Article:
Hmm I'm not convinced. See Buena uses it in a more elaborate fashion, obviously not aware of all the misunderstandings he is provoking by using the term 'OP' which really everybody seems to have its one defenition(s) of.
He surely doesn't intend to say "whatever the last team who beat me plays". Hmm but I recall a broadly shared opinion from this thread that 99% of all viable 5v5 setups include one paladin, so what you say might as well be right since the chance for the last team who succeeded over Buena's 5s running one paladin is very high. Things just got more complex..
As a more serious answer, the issue at hand is that research has shown that it is 12 times as hard to change perception than it is to confirm it. That is, for each instance where your preformed opinion is confirmed you need 12 instances where it is proven wrong. So if you belive that class X is overpowered you need 12 instances of the class underperforming to counter one instance where the class outperformed.
That is why I have been harping on numbers. They are more reliable than your perceptions. Example (this is an example to make a point not a statement of game balance).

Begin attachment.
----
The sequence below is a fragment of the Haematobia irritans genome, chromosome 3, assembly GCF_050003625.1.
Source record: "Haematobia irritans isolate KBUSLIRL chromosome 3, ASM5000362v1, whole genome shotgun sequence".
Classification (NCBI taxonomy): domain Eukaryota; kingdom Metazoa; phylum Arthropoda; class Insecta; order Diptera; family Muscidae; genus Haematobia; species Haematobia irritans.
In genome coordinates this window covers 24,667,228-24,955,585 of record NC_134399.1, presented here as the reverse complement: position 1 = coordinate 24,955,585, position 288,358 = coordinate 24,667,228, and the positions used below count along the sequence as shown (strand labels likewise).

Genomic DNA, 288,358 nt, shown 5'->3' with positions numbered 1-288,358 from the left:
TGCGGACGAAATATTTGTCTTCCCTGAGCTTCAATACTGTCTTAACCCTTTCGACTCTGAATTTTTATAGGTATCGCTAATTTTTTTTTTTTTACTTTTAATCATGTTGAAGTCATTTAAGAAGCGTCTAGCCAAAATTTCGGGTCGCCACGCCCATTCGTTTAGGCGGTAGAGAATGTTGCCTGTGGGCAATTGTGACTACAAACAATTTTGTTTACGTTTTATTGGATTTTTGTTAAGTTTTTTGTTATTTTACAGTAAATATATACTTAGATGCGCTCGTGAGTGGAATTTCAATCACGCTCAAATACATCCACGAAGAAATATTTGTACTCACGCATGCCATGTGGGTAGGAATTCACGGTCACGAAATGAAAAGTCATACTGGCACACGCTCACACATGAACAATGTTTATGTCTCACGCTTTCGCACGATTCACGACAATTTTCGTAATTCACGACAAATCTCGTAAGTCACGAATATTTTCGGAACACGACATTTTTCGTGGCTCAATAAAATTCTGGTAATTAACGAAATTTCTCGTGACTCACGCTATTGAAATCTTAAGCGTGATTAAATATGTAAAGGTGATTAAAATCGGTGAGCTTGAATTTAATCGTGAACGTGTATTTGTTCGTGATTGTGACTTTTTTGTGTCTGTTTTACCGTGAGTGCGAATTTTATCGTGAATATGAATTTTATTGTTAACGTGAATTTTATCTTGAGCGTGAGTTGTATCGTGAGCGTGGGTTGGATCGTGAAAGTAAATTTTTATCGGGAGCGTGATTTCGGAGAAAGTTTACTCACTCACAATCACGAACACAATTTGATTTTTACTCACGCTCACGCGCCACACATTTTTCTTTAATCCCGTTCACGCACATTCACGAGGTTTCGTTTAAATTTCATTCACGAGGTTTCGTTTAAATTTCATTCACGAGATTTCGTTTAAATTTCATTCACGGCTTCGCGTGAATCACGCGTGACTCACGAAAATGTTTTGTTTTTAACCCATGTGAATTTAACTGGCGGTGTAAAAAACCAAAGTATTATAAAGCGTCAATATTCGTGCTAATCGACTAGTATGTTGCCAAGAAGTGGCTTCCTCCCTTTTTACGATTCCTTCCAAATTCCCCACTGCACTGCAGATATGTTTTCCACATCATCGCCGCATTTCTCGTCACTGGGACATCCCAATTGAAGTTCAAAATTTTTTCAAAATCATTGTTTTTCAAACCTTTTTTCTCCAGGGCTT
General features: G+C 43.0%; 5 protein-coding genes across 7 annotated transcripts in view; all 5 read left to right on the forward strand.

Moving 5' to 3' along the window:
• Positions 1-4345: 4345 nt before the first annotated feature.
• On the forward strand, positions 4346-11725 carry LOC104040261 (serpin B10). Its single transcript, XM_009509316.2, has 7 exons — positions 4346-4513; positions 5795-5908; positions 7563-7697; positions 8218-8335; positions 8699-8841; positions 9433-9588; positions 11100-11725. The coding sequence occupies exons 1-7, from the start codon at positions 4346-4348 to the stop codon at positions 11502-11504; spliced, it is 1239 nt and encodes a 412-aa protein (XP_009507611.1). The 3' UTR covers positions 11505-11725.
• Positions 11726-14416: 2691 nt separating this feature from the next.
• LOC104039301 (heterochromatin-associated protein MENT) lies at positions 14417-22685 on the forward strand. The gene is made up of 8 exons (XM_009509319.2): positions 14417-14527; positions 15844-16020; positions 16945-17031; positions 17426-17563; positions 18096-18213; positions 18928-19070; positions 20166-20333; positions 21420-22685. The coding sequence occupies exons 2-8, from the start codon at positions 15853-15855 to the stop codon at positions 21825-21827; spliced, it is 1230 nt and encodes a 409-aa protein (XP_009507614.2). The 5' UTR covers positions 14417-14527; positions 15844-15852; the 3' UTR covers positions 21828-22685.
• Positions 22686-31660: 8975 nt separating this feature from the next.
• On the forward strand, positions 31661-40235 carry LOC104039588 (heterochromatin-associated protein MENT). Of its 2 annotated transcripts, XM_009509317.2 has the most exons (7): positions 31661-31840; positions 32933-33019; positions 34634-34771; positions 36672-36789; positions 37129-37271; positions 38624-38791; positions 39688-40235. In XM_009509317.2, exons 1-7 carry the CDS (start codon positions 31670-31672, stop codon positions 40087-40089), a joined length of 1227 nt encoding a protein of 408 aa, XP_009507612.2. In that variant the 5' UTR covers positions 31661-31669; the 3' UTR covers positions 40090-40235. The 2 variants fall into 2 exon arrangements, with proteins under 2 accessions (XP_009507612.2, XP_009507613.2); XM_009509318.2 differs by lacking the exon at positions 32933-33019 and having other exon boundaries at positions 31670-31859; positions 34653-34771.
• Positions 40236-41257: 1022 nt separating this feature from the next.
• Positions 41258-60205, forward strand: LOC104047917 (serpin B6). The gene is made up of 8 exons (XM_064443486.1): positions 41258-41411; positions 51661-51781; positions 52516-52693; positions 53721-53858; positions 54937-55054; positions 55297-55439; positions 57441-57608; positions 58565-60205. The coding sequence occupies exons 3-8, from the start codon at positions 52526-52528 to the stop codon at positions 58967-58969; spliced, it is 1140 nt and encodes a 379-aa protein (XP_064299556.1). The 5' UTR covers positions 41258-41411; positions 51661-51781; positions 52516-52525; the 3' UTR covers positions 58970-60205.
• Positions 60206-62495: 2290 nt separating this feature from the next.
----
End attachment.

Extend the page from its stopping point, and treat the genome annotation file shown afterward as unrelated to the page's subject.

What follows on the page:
12 games of warrior/palls vs warrior/druid. Warrior/druid tries the "CC of doom" all 12 times. 11 times it fails and the druid goes splat. One time it works. Is that overpowered? To the uninterested observer the answer is clearly no. But to someone who believes that the CC of doom is overpowered, this is actually confirmation that it is, because in our minds, eleven counterexamples are not enough to outweigh one example that supports our beliefs.
Because humans think that way you cannot use perception and opinions to judge balance. The only opinions you can use are those of neutral observers. Problem is, a neutral observer is unlikely to know enough about arenas to balance them. So the only thing you are left with are numbers.